From bombs and bullets to pink priests
(by Suzanne Breen, Irish Times) - January 31st 2003
At first, it appears a refreshingly radical position for the ultra-conservative North.
West Belfast curate Father Joe McGuigan has just become the first mainstream Catholic priest in Ireland to publicly state he is homosexual.
Instead of the expected condemnation from the hierarchy and threats of pickets by parishioners, there has been support from the bishop and petitions from the people requesting his return.
Perhaps the local gay community has also found a hero. Someone not frightened to take a principled stand in a tough town. Someone with the guts not to hide his sexuality. A role model for the next generation.
Yet all is not as it seems. It will take a little longer for the North to become better known for its tolerance of sexual diversity than its bombs and bullets.
We have emerged as neither more nor less homophobic than before the saga began, and we certainly haven't found a gay champion. Father McGuigan (35) is a curate in St Peter's Cathedral, off the Falls Road, known for his work with the homeless and his culinary skills.
He was a live wire at a Sound of Music sing-a-long in the Grand Opera House. It was a predominantly gay audience. Some men went as the von Trapp children and clutched teddy bears. Others dressed as Nazis. Another priest appeared on stage in pyjamas. To his parishioners, a Sound of Music sing-a-long sounds like an innocent event.
Those in the know marvelled at how Father McGuigan was getting away with it all. He has been active on Belfast's gay scene for eight years. He regularly attended meetings of one group, Men of the North, in a gay pub.
This group joined its equivalent in the South, LUBE (Leather, Uniform, Bear Encounter Ireland), for a bondage and fetish party at a Dublin pub last summer. LUBE is into S&M.
Father McGuigan's photograph was taken there. It appeared on a gay website and a tabloid newspaper then approached the priest with the image. After consulting with the hierarchy, he admitted his sexuality last week.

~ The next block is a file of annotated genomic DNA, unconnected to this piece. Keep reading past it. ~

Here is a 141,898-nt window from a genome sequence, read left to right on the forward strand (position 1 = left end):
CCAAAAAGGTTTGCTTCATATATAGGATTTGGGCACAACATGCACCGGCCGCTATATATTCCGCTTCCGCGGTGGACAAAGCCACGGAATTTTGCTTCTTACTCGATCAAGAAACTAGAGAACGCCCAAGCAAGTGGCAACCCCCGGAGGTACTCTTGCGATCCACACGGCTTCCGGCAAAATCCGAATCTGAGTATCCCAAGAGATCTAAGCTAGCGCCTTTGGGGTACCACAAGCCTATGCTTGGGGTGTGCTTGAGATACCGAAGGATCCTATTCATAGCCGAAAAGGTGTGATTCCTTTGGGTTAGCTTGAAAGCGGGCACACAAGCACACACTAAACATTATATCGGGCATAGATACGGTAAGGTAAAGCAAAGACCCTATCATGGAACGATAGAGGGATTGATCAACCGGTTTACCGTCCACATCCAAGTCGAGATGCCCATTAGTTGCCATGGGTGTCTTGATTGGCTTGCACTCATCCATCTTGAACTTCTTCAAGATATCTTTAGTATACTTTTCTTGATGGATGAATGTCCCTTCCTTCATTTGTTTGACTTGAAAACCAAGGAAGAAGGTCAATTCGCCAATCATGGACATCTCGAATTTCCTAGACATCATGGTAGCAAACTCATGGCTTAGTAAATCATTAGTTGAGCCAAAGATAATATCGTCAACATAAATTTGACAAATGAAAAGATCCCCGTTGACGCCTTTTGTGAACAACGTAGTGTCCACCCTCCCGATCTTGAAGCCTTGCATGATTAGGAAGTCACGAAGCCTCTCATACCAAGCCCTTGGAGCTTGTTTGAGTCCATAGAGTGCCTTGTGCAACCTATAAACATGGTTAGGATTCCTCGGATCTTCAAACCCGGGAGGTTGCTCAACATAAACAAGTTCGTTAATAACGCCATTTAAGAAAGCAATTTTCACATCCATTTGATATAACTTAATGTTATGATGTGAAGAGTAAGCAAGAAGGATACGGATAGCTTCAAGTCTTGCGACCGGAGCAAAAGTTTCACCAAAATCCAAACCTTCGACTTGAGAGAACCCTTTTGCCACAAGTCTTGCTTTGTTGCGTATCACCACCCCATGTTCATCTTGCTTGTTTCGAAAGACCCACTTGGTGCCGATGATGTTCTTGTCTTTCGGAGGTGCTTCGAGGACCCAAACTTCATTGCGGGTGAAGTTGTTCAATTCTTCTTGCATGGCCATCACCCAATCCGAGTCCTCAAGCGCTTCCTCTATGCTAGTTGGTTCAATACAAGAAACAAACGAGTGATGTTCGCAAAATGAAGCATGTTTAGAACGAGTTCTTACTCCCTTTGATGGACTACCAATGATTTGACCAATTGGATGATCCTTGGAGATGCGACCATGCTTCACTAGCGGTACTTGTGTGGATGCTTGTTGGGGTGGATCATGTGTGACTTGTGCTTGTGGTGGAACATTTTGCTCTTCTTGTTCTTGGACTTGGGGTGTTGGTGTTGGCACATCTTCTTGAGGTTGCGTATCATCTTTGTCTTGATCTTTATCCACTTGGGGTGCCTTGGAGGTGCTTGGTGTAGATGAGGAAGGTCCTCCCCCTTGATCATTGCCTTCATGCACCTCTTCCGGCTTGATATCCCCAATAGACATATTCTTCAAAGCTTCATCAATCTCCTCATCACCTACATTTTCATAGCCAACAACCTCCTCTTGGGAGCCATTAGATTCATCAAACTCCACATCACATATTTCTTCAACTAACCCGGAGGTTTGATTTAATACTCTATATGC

He said he had known he was gay when he entered Maynooth. When asked if he had kept his celibacy vows, he said in his position as a priest, he had been "indiscreet and possibly careless".
Father McGuigan did not courageously come out, he was outed. If the News of the World hadn't contacted him, there would have been no disclosure.
He was tame on whether the church should allow gay priests: "I'm not a crusader for either side." That's unbelievable. A man who knows he is a homosexual takes celibacy vows, is active on the gay scene and attends bondage parties, then says he has no opinion on the issue of gay priests. He has a reputation of steering clear of radicalism and keeping in with the "clerical club".
Bishop Pat Buckley, who outed himself after he left the mainstream church, said Father McGuigan refused to shake his hand during the sign of peace at a funeral Mass four years ago: "Joe viewed me as far too troublesome and outspoken.
"Personally, I don't know why gays or feminists want anything to do with a homophobic, patriarchal church.
The Pope called a recent Gay Pride parade "an offence to Christian values" and described homosexual acts as "depraved". His official spokesman, Joaquin Navarro-Valls, says homosexuals shouldn't be ordained and steps should be taken to remove those who have been.
The Vatican's Congregation for the Doctrine of the Faith said a homosexual inclination is a "strong tendency towards an intrinsic moral evil and . . . must be seen as an objective disorder". Even today, Father McGuigan remains silent on this stuff.
Those homosexuals who don't tell the church to get lost - or at least speak out against particular teachings - then have certain duties if they are men of integrity. After all, they preach conservative morality to others. They knew the celibacy rules when they signed up.
One suspects it often isn't the case that those who break them have genuinely tried and failed. Rather, the resolve was missing from the start. These priests seem to have been quite happy to compartmentalise their lives - endorsing the rules in public, breaking them in private, for as long as they got away with it.
Richard Sipe, a former priest and psychotherapist, who has studied priests' sexuality for 25 years, believes up to 40% are gay.
We have the absurd situation of an apparently pink priesthood sustaining homophobia.
Father McGuigan says he has withdrawn from active ministry for three months to consider his future. Much public support for him is accompanied by confused statements that don't acknowledge his sexuality and propagate the idea he is the victim of slander.
One supporter said it was disgraceful someone was "out to destroy his character". The Bishop of Down and Connor, Dr Patrick Walsh, has praised his curate's work and offered "prayers and support".
The entire episode has been well managed. The hierarchy has appeared compassionate and the curate hasn't lost face. But cynics predict no return to active ministry even if Father McGuigan wants it. He has broken the 11th Commandment, "Thou Shall Not Be Caught".March 19, 2003
A lay job will be found instead. The hierarchy will have buried another problem. Father McGuigan will be able to attend whatever parties he likes, and it will be business as usual for the church.